This article provides study notes on the Corporate Strategy Audit.
Concept of Corporate Strategy:
The core of Strategy Audit, for any corporate entity, lies on two important questions—how well is a strategy working and how can this be evaluated? For this, a periodic review and evaluation of the fundamental characteristics of a strategy are necessary.
Any strategy has four characteristics:
First—Strategic decisions determine what a company as a whole seeks to achieve.
Second—Whether or not a particular strategy has succeeded.
Third—A strategy, being prospective in orientation and dependent on assumptions about the external environment, is inherently uncertain and subject to change (due to environmental shifts).
Fourth—A strategy is ‘typically not a neat, integrated package produced all at once’; rather it tends to be a pattern of objectives, goals, policies and resource-allocation decisions.
Corporate Strategy Audit, in this sense, is a periodic ‘check-up’ that makes an objective appraisal of the integrity of strategic decisions and how well the organisation, its people, and its processes ‘support and reinforce the decisions’.
Again, there are three principal components in a strategic system:
Formulation, Implementation and Results. A strategy audit focuses on the key elements of these components as well as on the interrelationships among the elements.
A strategic system follows the pattern like:
Formulation → Implementation → Results but auditing this process starts from a different point, as indicated in the schematic diagrams below. Working from the results (i.e. the performance data) of the strategic plan, the strategy audit “goes through the strategy formulation process in reverse, identifying and tracing the various elements of performance back to their underpinnings in the analysis that produced the plan.”
In so doing, the strategy audit addresses the following key questions:
(i) Is the strategy practical? Any evidence by work?
(ii) Are the corporate objectives and goals, policies, and major programmes clearly articulated and internally consistent?
(iii) Are the business environment assumptions valid?
(iv) Does the strategy continue to be appropriate?
Since the overall corporate strategy is composed of several other strategies, such as: Marketing Strategy, Financial Strategy, Distribution Strategy, Human Resources Strategy, Pricing Policy and Strategy, Manufacturing and Procurement Strategy, etc., each strategy draws its support from the operations within such strategy, and each of the operations is subject to strategic planning, formulation and implementation. Thus, corporate strategy audit focuses its direction and analysis to each functional strategy and associated operations.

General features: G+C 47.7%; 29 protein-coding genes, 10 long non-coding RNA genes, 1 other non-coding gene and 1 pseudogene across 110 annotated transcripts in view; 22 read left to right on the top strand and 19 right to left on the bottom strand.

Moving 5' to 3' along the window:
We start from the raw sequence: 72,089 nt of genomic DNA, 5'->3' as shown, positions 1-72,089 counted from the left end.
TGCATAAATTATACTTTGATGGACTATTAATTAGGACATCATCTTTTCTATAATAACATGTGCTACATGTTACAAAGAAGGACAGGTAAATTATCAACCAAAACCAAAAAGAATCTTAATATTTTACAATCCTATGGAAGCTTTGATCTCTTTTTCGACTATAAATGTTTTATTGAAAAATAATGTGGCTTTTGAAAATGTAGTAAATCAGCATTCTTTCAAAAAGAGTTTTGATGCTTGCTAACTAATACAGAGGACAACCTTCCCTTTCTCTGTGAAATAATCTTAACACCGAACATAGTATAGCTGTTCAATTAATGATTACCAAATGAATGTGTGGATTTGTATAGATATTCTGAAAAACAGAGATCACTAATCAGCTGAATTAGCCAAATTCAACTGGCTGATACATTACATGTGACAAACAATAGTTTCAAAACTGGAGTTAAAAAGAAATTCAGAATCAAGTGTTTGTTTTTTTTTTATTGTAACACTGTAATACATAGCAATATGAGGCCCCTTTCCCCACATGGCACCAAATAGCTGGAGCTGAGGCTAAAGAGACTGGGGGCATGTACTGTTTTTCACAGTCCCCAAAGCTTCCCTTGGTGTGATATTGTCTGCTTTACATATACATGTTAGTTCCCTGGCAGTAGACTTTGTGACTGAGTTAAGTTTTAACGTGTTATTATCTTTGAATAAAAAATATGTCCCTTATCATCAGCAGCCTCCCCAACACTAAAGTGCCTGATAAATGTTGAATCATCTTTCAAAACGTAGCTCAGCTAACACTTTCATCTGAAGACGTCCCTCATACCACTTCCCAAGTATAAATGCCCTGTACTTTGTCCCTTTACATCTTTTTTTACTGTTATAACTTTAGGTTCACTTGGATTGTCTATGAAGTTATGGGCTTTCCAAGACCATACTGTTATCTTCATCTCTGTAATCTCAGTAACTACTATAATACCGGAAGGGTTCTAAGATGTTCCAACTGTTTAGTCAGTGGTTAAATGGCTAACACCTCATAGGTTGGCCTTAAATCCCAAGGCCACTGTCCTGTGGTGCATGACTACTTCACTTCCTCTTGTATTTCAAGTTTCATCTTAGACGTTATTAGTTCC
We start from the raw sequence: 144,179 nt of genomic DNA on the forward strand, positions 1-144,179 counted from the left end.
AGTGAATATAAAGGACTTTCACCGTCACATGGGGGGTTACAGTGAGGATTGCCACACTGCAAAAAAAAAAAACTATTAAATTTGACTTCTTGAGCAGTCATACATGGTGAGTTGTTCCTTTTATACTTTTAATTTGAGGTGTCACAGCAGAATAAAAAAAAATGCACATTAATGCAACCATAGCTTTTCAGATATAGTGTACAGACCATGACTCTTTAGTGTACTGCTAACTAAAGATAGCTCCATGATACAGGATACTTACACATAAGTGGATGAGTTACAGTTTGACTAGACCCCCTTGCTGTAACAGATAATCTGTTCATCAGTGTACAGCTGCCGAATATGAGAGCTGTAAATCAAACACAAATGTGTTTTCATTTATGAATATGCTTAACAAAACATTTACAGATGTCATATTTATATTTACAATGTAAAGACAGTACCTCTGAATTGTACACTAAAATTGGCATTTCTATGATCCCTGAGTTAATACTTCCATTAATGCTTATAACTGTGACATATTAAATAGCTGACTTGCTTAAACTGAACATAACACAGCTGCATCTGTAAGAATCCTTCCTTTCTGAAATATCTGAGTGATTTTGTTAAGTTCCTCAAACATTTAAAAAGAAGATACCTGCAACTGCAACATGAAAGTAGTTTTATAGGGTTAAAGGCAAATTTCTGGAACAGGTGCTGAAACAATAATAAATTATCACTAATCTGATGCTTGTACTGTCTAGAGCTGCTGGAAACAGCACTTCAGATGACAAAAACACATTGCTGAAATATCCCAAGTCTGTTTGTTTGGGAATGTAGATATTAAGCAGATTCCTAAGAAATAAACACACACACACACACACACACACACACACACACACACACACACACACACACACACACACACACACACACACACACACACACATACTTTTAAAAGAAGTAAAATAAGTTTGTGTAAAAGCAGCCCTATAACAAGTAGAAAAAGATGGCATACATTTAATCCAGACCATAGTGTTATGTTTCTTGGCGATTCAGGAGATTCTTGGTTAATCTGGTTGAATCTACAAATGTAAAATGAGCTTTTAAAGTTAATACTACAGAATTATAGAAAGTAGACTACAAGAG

When and Why:
(a) A strategy audit should be conducted under the following circumstances (that means, when any of the following factors are typically warranted):
(i) When performance data indicate that the strategy:
a. Is not working,
b. Is producing unexpected results, and/or
c. Is producing negative side effects.
(ii) When activities are not performed as planned.
(iii) When the management and its people seem to be spending time inconsistently with priorities identified in the strategic plan.
(iv) When in congruency is noticed in the inter-relatedness of the attainments among the major functions (such as, Markets, Products, Pricing, etc.).
(v) When there occurs a change or shift in the external environment; for example, a new competitor has entered the market or the competition announces a technology breakthrough.
(b) A strategy audit should be conducted periodically for the following reasons:
(i) “A strategy often takes years to unfold.” Whether a particular strategy was successful or not can be known by the passage of time. With the time passing on, considerable resources will be spent, and opportunities to adopt alternative courses of action will be lost. A corporate sector can ill-afford the test of time as the only means to ascertain the viability or otherwise of a strategy. ‘A systematic review of a firm’s strategy and its ability to carry it forward can alert management to problems and to opportunities’.
(ii) “A strategy is prospective in orientation and rests heavily on assumptions about the external environment.” It is, by its very nature, uncertain and subject to change. A periodic check-up will help to ensure that ‘the plan remains in concert with reality’.
(iii) “A strategy is typically not a neat, integrated package produced all at once.” It tends to be a pattern of series of decisions. It is the integrity of strategic decisions and how well or poorly the organisation, its people, and its processes support and reinforce the decisions. ‘A strategy audit is a vehicle for carrying out such an appraisal’.
(iv) A strategy that was successful in the past can be fine-tuned.
(v) The success of a strategy depends on—how well it is put together (i.e. formulation) and how well it is executed (i.e. implementation). Its evaluation contributes to the relative effectiveness of the factors involved.
(vi) A strategy audit ensures that a strategy which has satisfactorily worked in the past continues to remain in tune with subtle internal or external changes that may have occurred.